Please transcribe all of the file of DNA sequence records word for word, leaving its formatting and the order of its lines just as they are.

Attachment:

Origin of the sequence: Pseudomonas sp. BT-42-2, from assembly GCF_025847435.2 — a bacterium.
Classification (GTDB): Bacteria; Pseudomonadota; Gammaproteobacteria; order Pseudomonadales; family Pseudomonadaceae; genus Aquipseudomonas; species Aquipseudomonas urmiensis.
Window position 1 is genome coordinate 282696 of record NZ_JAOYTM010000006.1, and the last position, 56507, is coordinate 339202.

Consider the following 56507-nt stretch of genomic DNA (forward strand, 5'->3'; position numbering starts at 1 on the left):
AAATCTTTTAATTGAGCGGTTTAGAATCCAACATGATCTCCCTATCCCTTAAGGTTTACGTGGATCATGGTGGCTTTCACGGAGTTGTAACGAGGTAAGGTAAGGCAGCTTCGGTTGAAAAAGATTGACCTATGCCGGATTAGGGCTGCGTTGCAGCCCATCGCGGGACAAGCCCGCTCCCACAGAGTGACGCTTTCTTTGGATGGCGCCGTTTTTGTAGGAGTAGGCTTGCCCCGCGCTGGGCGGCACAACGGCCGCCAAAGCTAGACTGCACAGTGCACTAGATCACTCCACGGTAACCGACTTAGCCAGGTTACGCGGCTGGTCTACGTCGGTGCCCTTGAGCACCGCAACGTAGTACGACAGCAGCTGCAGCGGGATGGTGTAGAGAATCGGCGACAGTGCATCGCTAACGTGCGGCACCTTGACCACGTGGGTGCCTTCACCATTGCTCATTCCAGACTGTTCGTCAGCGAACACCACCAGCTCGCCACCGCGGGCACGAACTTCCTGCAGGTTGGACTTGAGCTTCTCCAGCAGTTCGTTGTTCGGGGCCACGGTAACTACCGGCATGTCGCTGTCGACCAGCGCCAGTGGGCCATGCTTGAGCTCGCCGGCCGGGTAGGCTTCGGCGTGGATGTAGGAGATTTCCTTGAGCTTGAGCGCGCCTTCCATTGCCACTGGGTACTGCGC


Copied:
Origin of the sequence: Pseudomonas sp. BT-42-2, from assembly GCF_025847435.2 — a bacterium.
Classification (GTDB): Bacteria; Pseudomonadota; Gammaproteobacteria; order Pseudomonadales; family Pseudomonadaceae; genus Aquipseudomonas; species Aquipseudomonas urmiensis.
Window position 1 is genome coordinate 282696 of record NZ_JAOYTM010000006.1, and the last position, 56507, is coordinate 339202.

Consider the following 56507-nt stretch of genomic DNA (forward strand, 5'->3'; position numbering starts at 1 on the left):
AAATCTTTTAATTGAGCGGTTTAGAATCCAACATGATCTCCCTATCCCTTAAGGTTTACGTGGATCATGGTGGCTTTCACGGAGTTGTAACGAGGTAAGGTAAGGCAGCTTCGGTTGAAAAAGATTGACCTATGCCGGATTAGGGCTGCGTTGCAGCCCATCGCGGGACAAGCCCGCTCCCACAGAGTGACGCTTTCTTTGGATGGCGCCGTTTTTGTAGGAGTAGGCTTGCCCCGCGCTGGGCGGCACAACGGCCGCCAAAGCTAGACTGCACAGTGCACTAGATCACTCCACGGTAACCGACTTAGCCAGGTTACGCGGCTGGTCTACGTCGGTGCCCTTGAGCACCGCAACGTAGTACGACAGCAGCTGCAGCGGGATGGTGTAGAGAATCGGCGACAGTGCATCGCTAACGTGCGGCACCTTGACCACGTGGGTGCCTTCACCATTGCTCATTCCAGACTGTTCGTCAGCGAACACCACCAGCTCGCCACCGCGGGCACGAACTTCCTGCAGGTTGGACTTGAGCTTCTCCAGCAGTTCGTTGTTCGGGGCCACGGTAACTACCGGCATGTCGCTGTCGACCAGCGCCAGTGGGCCATGCTTGAGCTCGCCGGCCGGGTAGGCTTCGGCGTGGATGTAGGAGATTTCCTTGAGCTTGAGCGCGCCTTCCATTGCCACTGGGTACTGCGC